Sunday, March 6, 2011


There are days I just don’t want to decide what’s for dinner.

Don’t get me wrong, this isn’t because I can’t make a decision. I’m actually very good at making decisions and do so all the time regarding Robert, regarding my home and family and at my Day Job.

I do my research, weigh the options and have been known to write a “pro/con list” a time or two. I can make a quick, reasoned decision if the situation calls for it or I can take my time gathering information and thinking it over.

Unfortunately, I have a terrible habit of second guessing myself and by “terrible” I mean oftentimes it eats me up. There cannot be enough Tagamet in my house.

There are important decisions involving Robert that I want to be sure I get right: what Home should I pick for him? Should Robert live with me and my family? Maybe he should. This would involve substantial remodeling to my home or selling our home and buying one with a downstairs bedroom (which, I don’t know if you’ve heard, but it’s kind of a bad market right now). Do we want to go through the remodeling? Is it selfish of me not to have Robert live with me?

There was an important decision regarding my Dad last year when he was dying. He ignored his doctor (and me) for months. He was flat out told “you need to go on dialysis or you will die in six months.” Six months after hearing this from his doctor, he still refused dialysis. He refused to listen to me or my Other Brother. He landed in the emergency room, incoherent and with his electrolytes off the charts. Everyone at the hospital (and I do mean everyone) said in one way or another that he should not be alive. That they had never seen someone actually still alive with such high electrolyte values. I get it, people. He’s in bad shape.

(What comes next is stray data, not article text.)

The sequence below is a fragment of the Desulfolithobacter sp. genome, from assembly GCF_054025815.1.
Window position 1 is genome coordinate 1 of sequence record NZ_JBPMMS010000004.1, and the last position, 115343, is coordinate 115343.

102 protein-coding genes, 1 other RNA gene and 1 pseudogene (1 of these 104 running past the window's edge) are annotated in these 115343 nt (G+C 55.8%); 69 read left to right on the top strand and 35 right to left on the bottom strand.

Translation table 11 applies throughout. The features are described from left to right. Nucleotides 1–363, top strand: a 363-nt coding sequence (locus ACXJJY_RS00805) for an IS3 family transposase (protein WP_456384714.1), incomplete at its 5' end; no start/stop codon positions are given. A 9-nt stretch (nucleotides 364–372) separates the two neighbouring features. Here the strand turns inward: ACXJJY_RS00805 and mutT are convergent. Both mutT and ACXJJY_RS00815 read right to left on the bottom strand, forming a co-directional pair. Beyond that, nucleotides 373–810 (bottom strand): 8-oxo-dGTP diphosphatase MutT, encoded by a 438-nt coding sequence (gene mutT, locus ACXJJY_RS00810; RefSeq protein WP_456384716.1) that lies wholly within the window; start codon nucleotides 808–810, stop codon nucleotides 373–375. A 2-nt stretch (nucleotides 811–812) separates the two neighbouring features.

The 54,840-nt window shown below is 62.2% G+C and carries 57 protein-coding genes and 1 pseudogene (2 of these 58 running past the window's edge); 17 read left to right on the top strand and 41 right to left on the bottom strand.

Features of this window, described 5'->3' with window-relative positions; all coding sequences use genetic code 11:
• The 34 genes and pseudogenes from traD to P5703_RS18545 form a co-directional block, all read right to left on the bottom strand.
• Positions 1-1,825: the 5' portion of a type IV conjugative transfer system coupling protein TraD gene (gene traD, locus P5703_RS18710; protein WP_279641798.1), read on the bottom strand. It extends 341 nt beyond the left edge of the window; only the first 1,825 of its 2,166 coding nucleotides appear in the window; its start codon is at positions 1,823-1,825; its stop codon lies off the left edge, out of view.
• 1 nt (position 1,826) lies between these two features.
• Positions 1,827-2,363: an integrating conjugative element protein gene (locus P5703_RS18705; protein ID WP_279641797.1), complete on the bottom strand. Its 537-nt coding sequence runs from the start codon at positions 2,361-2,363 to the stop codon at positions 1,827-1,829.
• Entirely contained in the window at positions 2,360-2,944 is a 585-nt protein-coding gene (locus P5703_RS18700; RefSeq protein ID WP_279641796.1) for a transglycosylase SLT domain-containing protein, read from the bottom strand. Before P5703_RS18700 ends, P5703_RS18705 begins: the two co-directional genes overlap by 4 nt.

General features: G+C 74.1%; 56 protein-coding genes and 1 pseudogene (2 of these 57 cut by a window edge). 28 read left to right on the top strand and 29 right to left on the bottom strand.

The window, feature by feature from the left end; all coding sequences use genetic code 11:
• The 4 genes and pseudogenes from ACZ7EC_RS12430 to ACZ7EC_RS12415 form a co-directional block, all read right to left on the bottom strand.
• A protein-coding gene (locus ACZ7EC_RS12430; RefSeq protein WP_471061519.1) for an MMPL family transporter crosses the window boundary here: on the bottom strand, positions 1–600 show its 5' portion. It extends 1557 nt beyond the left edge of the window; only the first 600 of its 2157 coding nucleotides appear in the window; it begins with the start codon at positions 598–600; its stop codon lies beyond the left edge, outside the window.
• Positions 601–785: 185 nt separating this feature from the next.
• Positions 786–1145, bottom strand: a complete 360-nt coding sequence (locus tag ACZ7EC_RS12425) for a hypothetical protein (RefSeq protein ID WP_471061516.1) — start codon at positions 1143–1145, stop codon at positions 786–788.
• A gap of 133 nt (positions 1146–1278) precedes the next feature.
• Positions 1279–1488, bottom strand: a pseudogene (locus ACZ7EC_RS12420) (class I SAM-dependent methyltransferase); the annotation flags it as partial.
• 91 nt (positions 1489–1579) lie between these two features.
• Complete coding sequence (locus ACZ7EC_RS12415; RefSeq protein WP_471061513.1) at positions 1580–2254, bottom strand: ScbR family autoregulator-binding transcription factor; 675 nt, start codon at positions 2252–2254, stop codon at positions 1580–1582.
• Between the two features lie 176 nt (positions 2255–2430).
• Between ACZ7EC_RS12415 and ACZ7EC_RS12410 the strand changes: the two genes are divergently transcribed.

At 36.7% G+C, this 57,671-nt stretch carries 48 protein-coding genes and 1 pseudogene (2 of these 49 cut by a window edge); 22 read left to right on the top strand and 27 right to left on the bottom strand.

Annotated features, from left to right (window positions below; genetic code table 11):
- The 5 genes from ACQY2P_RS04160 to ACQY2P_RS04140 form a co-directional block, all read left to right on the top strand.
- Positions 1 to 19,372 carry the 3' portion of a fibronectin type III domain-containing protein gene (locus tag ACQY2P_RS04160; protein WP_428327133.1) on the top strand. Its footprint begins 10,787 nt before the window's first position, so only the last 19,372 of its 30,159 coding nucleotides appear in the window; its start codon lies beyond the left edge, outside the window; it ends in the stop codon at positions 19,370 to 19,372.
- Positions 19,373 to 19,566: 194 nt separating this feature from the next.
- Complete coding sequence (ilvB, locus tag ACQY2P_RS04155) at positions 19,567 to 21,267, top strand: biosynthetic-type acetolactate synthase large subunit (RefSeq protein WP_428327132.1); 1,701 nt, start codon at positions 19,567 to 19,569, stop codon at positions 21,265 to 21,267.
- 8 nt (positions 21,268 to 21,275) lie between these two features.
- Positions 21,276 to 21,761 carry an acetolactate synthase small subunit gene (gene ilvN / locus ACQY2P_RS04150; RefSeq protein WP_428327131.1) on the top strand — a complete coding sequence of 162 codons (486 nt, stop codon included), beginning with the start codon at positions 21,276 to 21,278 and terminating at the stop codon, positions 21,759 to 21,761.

“Do you want to put him on dialysis?” Oh, crap. Really? I have to decide this after months of Dad refusing it? He was so sick that the doctor told me it may not help; that even being on it, he may only live another week.

Dad was not in any shape to answer the question himself (although I asked him). He occasionally turned his head toward my daughter and gave her one of his “what did I get myself into this time” grins. I asked him, “Dad, do you want dialysis?” I didn’t even get a mischievous grin, I got a blank stare.

He had refused dialysis for months. Should I respect his wishes or ignore them? It seems like it would be an easy decision: respect his wishes.

The kicker is that Dad had told me a few months earlier that if he was in a coma and the doctors said he would die that day, to go ahead and do dialysis.

The doctor is standing here telling me it may not do any good. That Dad should be dead right now.

I decided (with my Other Brother) not to put him through dialysis. I decided this even with Dad’s “worst case scenario” instructions.

Two hours later, I watched as the heart monitor jumped around and then settled into a flat line.

Did I make the right decision? I still don’t know. I still question whether or not that was the right decision.

So, yeah, I can make the tough decisions. But sometimes, I just don’t care what we have for dinner.

1 comment:

Other Brother said...

I have no regrets. If we put Dad on dialysis at the end, he would have been miserable for a few more weeks and then gone. There was no reason to prolong his agony, and I'm sure he is pleased with our decision. He lived his life. It is our time to live our lives.